REUTERS/Issei Kato

Int'l - Special Report: Wipeout of an Olympic dream for a godfather of Japanese surfing

July 20, ISUMI, Japan (Reuters) - Whenever Teruo Adegawa arrives at Taito Beach, other surfers recognize him right away. Dressed in a Hawaiian shirt and shorts, the 78-year-old steps out of his car, leaving his walking stick by the passenger seat.

Taichi Horimoto, 60, still wet from surfing, comes over.

He tells Adegawa, or "Ted san" to everyone here, how he heard about the Olympic torch relay getting canceled – the latest in a long line of headaches for the Games in a year still haunted by the pandemic.

"It's a real shame," Horimoto says. "You were training so hard."

"Yeah, it's so frustrating," says Adegawa, who had been chosen to be a torchbearer.

Adegawa, renowned in Japan as one of the nation's surfing pioneers, had a debilitating stroke 18 years ago. Surfing is making its debut as a sport in the Summer Games this year, and Adegawa had spent the past year slowly running the length of the beach every morning so he could take part in the Olympic relay along this stretch of coastline southeast of Tokyo – which he helped build into a surfing destination.

He tells Horimoto he wanted the kids in the area to see the relay, maybe inspire some of them to take up surfing. He didn't expect organizers to cancel the whole relay, thinking it was fine to have the event outside with spectators spaced out along the route, even with COVID-19 still a risk.

"And I'd run along the sea, near the waves," he says.

Instead, the relay was canceled and Adegawa attended a muted ceremony on a makeshift stage far from his town at the beginning of July. Under a leaden sky in front of a sparse crowd of other torch bearers, Adegawa was handed the Olympic flame for just over a minute before he was rushed off stage.

Ichinomiya, just down the road from Isumi, is about to host the Games' inaugural surfing competition. But there are few signs of the event. The venue itself is obscured behind a mile-long steel wall, barred by a white gate with uniformed guards.

With just a few days to go until the opening ceremony, Japan is trudging toward an unprecedented Olympic Games, held under the shadow of a global pandemic.

Far from the Olympic ideal of bringing people together, the run-up to the Games has been marked by events hidden from public view. Now, spectators are barred from most Olympic events, including the surfing competition.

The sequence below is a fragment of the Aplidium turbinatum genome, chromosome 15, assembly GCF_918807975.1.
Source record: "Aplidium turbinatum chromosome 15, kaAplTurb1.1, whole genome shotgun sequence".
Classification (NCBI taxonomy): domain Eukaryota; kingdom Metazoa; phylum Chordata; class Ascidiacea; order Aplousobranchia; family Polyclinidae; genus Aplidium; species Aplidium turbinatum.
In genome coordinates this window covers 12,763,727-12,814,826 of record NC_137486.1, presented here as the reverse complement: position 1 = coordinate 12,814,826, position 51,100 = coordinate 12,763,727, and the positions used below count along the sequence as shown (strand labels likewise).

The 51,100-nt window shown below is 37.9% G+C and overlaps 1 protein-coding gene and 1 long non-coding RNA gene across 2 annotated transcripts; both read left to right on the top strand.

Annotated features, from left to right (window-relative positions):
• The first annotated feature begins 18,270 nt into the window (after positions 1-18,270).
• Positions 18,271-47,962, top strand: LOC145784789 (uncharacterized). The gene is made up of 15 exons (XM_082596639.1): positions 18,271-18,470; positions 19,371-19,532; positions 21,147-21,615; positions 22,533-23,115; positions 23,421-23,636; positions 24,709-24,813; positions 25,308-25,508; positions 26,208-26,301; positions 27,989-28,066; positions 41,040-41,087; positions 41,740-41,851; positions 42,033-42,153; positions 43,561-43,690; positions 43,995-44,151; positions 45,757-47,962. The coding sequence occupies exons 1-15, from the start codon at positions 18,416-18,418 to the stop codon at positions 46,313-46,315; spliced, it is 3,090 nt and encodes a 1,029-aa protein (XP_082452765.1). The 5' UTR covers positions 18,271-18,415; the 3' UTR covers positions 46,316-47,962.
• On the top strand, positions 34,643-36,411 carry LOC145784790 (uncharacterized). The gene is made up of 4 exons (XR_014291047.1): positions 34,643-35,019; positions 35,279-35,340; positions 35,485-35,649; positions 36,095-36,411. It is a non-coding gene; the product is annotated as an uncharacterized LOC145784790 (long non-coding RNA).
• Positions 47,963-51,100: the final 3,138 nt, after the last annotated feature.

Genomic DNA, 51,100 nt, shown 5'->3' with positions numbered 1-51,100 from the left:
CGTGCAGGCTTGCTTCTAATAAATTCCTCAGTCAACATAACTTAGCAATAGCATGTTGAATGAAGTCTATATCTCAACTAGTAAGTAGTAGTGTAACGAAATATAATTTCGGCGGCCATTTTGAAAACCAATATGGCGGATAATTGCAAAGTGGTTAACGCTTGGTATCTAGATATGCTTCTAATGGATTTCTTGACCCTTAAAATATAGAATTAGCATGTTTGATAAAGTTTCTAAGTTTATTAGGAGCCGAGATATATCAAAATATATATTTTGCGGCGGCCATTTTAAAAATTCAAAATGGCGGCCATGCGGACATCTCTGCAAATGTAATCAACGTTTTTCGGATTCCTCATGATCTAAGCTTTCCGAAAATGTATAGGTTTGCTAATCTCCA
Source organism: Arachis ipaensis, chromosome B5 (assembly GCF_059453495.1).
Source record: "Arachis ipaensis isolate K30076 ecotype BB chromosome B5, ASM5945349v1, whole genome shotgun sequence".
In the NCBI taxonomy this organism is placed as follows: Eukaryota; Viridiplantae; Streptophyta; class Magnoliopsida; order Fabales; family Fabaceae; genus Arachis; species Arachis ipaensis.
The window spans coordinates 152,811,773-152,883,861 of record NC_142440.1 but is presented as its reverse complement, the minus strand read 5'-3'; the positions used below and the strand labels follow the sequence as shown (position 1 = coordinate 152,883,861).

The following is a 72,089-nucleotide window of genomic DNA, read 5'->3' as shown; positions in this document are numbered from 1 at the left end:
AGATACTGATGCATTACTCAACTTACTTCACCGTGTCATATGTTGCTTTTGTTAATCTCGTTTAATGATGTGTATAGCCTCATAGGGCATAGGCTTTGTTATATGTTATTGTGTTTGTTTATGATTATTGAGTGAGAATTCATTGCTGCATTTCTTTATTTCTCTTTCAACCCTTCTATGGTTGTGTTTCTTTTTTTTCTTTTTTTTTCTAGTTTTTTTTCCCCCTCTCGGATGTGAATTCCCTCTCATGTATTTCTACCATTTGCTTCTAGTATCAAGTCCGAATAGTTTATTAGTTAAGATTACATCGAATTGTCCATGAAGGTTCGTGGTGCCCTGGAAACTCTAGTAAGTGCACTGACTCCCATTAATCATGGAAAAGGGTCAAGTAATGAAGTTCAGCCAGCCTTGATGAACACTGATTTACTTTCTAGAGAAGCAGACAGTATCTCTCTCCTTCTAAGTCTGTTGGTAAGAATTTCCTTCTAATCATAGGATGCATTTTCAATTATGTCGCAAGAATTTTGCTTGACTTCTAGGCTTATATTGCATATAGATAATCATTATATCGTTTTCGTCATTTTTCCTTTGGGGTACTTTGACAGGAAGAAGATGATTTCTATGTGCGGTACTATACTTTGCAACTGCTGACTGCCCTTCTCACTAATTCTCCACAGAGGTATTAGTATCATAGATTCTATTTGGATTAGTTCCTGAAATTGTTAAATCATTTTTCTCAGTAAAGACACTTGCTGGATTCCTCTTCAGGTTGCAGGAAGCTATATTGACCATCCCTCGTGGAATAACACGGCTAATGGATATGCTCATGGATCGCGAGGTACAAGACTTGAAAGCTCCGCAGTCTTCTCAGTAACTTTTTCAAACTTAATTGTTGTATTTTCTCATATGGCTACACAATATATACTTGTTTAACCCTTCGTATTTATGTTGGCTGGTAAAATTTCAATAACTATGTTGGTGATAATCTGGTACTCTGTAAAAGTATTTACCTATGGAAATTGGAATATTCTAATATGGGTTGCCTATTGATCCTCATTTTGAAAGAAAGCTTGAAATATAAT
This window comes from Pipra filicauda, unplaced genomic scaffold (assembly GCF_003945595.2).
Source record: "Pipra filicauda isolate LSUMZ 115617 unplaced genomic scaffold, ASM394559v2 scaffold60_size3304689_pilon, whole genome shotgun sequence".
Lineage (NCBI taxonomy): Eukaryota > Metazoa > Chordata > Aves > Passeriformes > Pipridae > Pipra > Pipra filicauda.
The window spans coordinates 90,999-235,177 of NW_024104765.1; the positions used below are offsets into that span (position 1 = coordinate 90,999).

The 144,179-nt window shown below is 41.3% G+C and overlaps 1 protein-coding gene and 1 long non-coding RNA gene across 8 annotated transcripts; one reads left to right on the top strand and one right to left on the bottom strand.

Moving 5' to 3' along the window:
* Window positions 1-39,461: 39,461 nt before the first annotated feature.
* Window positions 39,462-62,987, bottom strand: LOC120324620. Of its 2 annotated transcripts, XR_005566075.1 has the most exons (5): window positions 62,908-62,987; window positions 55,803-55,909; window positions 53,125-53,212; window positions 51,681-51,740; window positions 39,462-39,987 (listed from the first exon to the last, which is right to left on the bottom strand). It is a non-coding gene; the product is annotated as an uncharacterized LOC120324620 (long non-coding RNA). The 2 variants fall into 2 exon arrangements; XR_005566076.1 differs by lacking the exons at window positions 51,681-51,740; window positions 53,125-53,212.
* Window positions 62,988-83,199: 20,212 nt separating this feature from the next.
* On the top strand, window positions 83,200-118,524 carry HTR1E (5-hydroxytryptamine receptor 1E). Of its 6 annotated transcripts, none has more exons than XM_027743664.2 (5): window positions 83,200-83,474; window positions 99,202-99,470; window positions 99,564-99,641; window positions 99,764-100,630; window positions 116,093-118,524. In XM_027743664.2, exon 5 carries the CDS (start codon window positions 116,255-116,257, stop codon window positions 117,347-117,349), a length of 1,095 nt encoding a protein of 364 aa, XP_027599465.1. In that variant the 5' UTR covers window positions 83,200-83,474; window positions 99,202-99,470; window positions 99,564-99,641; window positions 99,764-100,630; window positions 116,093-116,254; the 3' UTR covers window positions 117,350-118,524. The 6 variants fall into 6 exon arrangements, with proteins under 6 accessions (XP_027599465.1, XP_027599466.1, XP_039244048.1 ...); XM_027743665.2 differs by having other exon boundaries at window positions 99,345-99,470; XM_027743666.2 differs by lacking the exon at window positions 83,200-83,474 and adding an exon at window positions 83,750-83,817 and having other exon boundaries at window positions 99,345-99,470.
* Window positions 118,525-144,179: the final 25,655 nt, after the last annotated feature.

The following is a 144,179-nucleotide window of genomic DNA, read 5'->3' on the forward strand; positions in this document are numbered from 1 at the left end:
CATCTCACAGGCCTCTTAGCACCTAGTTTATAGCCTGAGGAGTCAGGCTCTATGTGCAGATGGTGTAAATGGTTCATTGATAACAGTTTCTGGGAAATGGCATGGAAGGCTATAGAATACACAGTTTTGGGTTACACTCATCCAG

The Japanese public, the majority of whom have long opposed hosting the Games during a pandemic, now faces a truly surreal prospect: cheering for the world's largest sporting event from home while the largely unvaccinated country remains under virus restrictions that prohibit them from gathering, drinking or traveling.

In the decade since Japan was selected to host the 2020 Olympics, the event has been dogged by a near-constant churn of scandal: first corruption allegations, then budget overruns, an unprecedented one-year delay because of the pandemic and, more recently, an exit of the country's top Games official over sexist remarks. Yoshiro Mori, the former head of the Tokyo 2020 organizing committee, retracted and apologized for his remarks in February and quit his post.

Even now, there is daily speculation about how the event could spread infections. Organizers point out that they've published guidelines and issued rulebooks that they say will prevent infections.

Shortly after meeting with Japan's prime minister this month, Thomas Bach, the head of the International Olympic Committee, assured reporters there was "zero" risk of Olympic participants infecting Japanese residents with the coronavirus during the Games.

Once so excited for the celebration, Adegawa and his sleepy surf town capture both the yearning and disappointment that characterize this year's Games.

Adegawa waves in the direction of the walls that block a stretch of the beach. "Hey, can anyone get behind those?" he asks Horimoto. He'd already tried once to get inside but was politely turned away.

"I dunno," Horimoto says. Honestly, he's not all that interested in the Olympics.

"But the Olympics are never, ever going to happen here again, right?" Adegawa interrupts. "I just really want to see it with my own eyes."


Born to an entrepreneurial family in Tokyo that designed and sold neckties for salarymen, Adegawa didn't learn to surf until 1964, in his early 20s. Tokyo was hosting its last Olympic Games that year, and the whole world was paying attention, Adegawa says.

Laying out dozens of old photographs on his living room coffee table, Adegawa recalls how he traveled to California as a college junior with almost no money and only vague ideas of what the U.S. would be like.

In Santa Monica, he saw young men in colorful shorts carrying surfboards instead of briefcases, wearing tie-dyed shirts instead of suits. He was hooked even before he caught his first wave.

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